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The Huntress   By: (1879-1944)

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First Page:

[Illustration: Bela (Colleen Moore) says to Gladding (Lloyd Hughes): "Fine surprise um white man."

( Photoplay Edition "The Huntress" ) ( A First National Picture )]

THE HUNTRESS

By HULBERT FOOTNER

AUTHOR OF

"The Fur Bringers," "The Woman From Outside," "The Owl Taxi," "Thieves' Wit," "The Substitute Millionaire," etc.

A. L. BURT COMPANY

Publishers New York

Published by arrangement with The James A. McCann Company

Printed in U. S. A.

Copyright 1922, by

THE JAMES A. McCANN COMPANY

CONTENTS

CHAPTER PAGE

I. THE FISH EATERS' VILLAGE 1

II. MUSQ'OOSIS ADVISES 11

III. AT NINE MILE POINT 21

IV. THE VISITOR 36

V. THE DICE DECIDE 46

VI. A FRESH SURPRISE 57

VII. THE SUITORS 70

VIII. THE LITTLE MEADOW 85

IX. BELA'S ANSWER 98

X. ON THE LAKE 107

XI. THE ISLAND 120

XII. THE NEXT DAY 136

XIII. ON THE RIVER 149

XIV. AT JOHNNY GAGNON'S 164

XV. THE NORTH SHORE 177

XVI. AT THE SETTLEMENT 193

XVII. AN APPARITION 207

XVIII. THE "RESTERAW" 222

XIX. THE NEW BOARDER 234

XX. MALICIOUS ACTIVITY 246

XXI. SAM IS LATE 258

XXII. MUSCLE AND NERVE 267

XXIII. MAHOOLEY'S INNINGS 278

XXIV. ON THE SPIRIT RIVER 290

XXV. CONCLUSION 304

THE HUNTRESS

CHAPTER I

THE FISH EATERS' VILLAGE

From within the teepee of Charley Whitefish issued the sounds of a family brawl. It was of frequent occurrence in this teepee. Men at the doors of other lodges, engaged in cleaning their guns, or in other light occupations suitable to the manly dignity, shrugged with strong scorn for the man who could not keep his women in order. With the shrugs went warning glances toward their own laborious spouses.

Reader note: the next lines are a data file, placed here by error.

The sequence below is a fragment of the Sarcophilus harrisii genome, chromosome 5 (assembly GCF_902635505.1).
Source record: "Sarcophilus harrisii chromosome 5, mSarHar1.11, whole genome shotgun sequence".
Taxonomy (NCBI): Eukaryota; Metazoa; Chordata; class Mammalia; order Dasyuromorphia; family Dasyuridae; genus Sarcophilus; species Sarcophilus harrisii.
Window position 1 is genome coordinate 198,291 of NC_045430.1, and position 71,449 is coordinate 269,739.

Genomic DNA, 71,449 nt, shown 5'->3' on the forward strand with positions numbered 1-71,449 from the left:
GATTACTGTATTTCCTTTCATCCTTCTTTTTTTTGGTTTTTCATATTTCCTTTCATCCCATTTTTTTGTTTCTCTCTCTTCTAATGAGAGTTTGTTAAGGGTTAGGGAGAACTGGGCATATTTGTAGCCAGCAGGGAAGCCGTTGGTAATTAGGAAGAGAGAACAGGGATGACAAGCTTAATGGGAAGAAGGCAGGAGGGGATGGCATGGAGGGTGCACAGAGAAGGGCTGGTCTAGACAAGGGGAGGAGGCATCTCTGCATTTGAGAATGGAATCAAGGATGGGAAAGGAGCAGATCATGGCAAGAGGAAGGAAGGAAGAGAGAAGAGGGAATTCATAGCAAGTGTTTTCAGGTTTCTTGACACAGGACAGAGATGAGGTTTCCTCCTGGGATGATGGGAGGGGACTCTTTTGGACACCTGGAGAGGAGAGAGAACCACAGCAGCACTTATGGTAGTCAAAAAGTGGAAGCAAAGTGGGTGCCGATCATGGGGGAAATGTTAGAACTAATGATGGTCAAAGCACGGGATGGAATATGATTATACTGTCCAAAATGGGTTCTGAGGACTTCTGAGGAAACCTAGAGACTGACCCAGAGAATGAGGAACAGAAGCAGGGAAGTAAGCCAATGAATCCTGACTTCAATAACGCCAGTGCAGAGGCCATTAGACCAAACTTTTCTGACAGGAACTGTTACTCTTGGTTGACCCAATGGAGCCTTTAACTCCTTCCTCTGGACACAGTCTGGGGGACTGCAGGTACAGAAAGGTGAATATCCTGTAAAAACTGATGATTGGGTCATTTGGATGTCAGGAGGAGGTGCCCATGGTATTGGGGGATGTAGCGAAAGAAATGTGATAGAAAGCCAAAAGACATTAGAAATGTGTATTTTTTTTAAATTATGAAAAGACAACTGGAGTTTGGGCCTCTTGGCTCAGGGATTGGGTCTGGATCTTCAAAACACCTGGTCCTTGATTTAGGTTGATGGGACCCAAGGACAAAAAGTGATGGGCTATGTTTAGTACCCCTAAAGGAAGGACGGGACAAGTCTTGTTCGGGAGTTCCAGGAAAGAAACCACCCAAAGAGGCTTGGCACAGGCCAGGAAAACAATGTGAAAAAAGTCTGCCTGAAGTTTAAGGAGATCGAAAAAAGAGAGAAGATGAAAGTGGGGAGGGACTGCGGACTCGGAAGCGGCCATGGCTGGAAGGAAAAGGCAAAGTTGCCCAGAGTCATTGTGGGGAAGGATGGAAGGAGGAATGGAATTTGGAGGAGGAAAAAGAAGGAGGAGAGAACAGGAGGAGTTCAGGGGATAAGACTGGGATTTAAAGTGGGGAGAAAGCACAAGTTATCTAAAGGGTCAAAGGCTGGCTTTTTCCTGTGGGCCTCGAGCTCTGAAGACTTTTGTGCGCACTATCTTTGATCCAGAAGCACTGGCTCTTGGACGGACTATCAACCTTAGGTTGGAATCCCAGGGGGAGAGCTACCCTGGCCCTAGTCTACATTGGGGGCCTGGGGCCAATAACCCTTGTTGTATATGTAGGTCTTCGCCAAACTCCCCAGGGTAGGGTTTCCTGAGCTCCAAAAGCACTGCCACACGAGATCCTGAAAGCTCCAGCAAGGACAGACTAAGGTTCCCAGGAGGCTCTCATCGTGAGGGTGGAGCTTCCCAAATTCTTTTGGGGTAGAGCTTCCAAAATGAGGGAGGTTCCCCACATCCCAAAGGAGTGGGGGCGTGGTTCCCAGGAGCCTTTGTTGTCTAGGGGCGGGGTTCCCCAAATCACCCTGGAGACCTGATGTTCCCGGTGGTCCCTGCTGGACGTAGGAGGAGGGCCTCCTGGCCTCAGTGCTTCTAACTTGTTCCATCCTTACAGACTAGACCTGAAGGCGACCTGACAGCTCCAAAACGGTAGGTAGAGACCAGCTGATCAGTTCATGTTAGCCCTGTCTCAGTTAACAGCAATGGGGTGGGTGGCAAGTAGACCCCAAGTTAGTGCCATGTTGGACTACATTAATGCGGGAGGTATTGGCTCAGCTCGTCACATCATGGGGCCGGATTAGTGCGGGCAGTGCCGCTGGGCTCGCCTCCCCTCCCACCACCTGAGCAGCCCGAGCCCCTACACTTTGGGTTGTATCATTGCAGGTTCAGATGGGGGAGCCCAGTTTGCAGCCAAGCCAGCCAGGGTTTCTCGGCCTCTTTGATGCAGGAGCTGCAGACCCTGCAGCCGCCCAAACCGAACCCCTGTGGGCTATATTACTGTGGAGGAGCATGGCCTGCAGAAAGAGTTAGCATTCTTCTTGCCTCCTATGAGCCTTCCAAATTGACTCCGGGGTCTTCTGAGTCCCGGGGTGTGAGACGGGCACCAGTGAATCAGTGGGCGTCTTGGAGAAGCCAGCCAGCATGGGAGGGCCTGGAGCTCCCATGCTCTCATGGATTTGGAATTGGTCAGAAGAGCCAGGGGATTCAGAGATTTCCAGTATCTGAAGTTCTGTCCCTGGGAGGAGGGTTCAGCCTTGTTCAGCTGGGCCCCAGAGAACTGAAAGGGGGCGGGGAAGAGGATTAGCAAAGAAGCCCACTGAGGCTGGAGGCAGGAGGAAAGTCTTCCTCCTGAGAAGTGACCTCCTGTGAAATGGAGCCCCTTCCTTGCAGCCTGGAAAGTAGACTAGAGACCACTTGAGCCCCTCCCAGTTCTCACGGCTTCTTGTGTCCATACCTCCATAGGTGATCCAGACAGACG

Each man's scorn might well have been mitigated with thankfulness that he was not cursed with a daughter like Charley's Bela. Bela was a firebrand in the village, a scandal to the whole tribe. Some said she was possessed of a devil; according to others she was a girl born with the heart of a man.

This phenomenon was unique in their experience, and being a simple folk they resented it. Bela refused to accept the common lot of women. It was not enough for her that such and such a thing had always been so in the tribe.

She would not do a woman's tasks (unless she happened to feel like it); she would not hold her tongue in the presence of men. Indeed, she had been known to talk back to the head man himself, and she had had the last word into the bargain.

Not content with her own misbehaviour, Bela lost no opportunity of gibing at the other women, the hard working girls, the silent, patient squaws, for submitting to their fathers, brothers, and husbands. This naturally enraged all the men.

Charley Whitefish was violently objurgated on the subject, but he was a poor spirited creature who dared not take a stick to Bela. It must be said that Bela did not get much sympathy from the women. Most of them hated her with an astonishing bitterness.

As Neenah, Hooliam's wife, explained it to Eelip Moosa, a visitor in camp: "That girl Bela, she is weh ti go , crazy, I think. She got a bad eye. Her eye dry you up when she look. You can't say nothing at all. Her tongue is like a dog whip. I hate her. I scare for my children when she come around... Continue reading book >>




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